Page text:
The staggering omission that led to Deaths Inside

For years now, NSWCCL have been tracking the Indigenous deaths in Australian custody since the royal commision. Much of this data was sourced from Guardian's Deaths Inside project. 

This project originated when deputy editor of Guardian Australia, Will Woodward, requested a piece that included the number of people that had died since the royal commission after a 22 year old Indigenous woman named Ms Dhu died in police custody in Western Australia while serving time for unpaid fines.

Calla Wahlquist, who was reporting on Ms Dhu's death, was unable to figure out the number as, ''[the AIC] didn’t have any data available.”

This prompted Wahlquist to start keeping a list and with Lorena Allam joining Guardian Australia as Indigenous affairs editor in 2018, greater resources allowed greater ambition.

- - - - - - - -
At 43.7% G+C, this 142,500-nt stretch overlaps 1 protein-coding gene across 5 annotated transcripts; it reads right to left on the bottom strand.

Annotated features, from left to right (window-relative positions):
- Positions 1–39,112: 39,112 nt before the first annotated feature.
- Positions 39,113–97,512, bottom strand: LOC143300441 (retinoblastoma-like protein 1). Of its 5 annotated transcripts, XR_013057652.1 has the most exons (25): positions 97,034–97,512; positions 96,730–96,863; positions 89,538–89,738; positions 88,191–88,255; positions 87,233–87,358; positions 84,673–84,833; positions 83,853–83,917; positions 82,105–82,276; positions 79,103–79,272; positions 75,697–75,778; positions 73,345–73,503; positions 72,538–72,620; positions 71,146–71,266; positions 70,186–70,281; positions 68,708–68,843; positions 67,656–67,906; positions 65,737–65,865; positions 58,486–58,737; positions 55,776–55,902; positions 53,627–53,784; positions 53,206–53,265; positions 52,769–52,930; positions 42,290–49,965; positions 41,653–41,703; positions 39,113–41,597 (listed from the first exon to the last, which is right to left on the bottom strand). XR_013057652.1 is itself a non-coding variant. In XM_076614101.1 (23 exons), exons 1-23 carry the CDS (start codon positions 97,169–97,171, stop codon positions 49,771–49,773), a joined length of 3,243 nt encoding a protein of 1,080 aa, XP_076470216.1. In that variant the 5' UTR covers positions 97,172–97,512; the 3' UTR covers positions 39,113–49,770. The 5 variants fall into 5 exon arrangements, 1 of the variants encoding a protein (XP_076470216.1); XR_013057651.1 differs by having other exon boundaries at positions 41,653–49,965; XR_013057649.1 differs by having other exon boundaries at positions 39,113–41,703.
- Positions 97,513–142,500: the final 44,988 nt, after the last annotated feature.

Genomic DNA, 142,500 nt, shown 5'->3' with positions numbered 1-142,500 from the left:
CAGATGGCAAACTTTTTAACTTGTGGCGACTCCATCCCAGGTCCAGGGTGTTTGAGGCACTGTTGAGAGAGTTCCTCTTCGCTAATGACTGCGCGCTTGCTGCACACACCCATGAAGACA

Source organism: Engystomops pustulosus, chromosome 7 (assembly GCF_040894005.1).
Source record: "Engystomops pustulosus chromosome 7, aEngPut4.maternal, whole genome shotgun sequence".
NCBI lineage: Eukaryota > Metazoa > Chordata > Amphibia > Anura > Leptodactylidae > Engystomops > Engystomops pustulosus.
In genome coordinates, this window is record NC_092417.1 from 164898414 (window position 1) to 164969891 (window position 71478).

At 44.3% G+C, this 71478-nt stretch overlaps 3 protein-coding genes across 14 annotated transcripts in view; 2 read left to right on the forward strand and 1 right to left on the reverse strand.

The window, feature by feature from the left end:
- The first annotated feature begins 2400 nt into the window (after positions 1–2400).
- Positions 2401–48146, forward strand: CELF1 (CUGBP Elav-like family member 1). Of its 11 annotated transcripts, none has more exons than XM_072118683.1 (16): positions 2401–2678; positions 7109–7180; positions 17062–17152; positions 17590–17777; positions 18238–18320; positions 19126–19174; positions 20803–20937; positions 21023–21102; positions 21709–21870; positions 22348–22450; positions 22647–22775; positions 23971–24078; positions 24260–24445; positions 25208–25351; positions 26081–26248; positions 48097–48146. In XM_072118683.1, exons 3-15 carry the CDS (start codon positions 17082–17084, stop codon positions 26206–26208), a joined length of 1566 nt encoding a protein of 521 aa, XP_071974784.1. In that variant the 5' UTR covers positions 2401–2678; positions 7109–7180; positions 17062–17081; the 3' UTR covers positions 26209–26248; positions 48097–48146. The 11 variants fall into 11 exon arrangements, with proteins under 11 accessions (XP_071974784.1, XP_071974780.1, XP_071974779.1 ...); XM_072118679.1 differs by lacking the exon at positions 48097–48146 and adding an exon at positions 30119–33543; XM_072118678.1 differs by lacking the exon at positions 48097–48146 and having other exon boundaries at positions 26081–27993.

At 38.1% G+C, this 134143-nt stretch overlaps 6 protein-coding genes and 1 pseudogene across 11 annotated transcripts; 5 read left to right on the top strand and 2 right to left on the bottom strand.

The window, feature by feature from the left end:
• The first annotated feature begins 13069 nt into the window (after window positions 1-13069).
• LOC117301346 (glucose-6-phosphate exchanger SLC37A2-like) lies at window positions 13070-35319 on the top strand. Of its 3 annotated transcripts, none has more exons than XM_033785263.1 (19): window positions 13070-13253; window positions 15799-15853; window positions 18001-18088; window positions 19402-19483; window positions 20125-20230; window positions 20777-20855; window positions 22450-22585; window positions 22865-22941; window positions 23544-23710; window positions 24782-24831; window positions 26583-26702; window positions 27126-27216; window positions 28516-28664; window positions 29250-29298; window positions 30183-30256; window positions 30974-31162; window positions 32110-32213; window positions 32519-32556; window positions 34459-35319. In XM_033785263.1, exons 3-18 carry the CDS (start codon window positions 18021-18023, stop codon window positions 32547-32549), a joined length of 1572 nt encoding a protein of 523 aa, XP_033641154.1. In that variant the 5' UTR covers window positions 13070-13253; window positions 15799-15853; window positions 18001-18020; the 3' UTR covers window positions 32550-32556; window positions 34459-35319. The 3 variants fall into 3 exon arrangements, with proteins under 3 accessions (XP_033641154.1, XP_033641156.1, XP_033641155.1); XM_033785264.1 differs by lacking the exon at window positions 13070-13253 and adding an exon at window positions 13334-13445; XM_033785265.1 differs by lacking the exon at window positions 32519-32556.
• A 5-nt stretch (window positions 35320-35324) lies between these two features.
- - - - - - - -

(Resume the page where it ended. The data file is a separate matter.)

Allam wanted to cover Indigenous affairs in a new way. “Our issues were just being absolutely bulldozed in the mainstream media,” she says. “When they were reported, they were reported by white people from the white perspective. Our people were very rarely given voice.

“On deaths in custody we were just the nameless, faceless dead … there was no interest and yet it just ground on and on.”

A Guardian investigation tracking the deaths “was everyone’s idea”, Wahlquist says, “because it was so desperately needed”.

Wahlquist says the database has become a resource for lawyers researching deaths, and has led to improvements in real-time reporting. It has also changed the way that media reports of deaths in custody, “One thing I noticed afterwards was how many more journalists were turning up to inquests than there used to be.”

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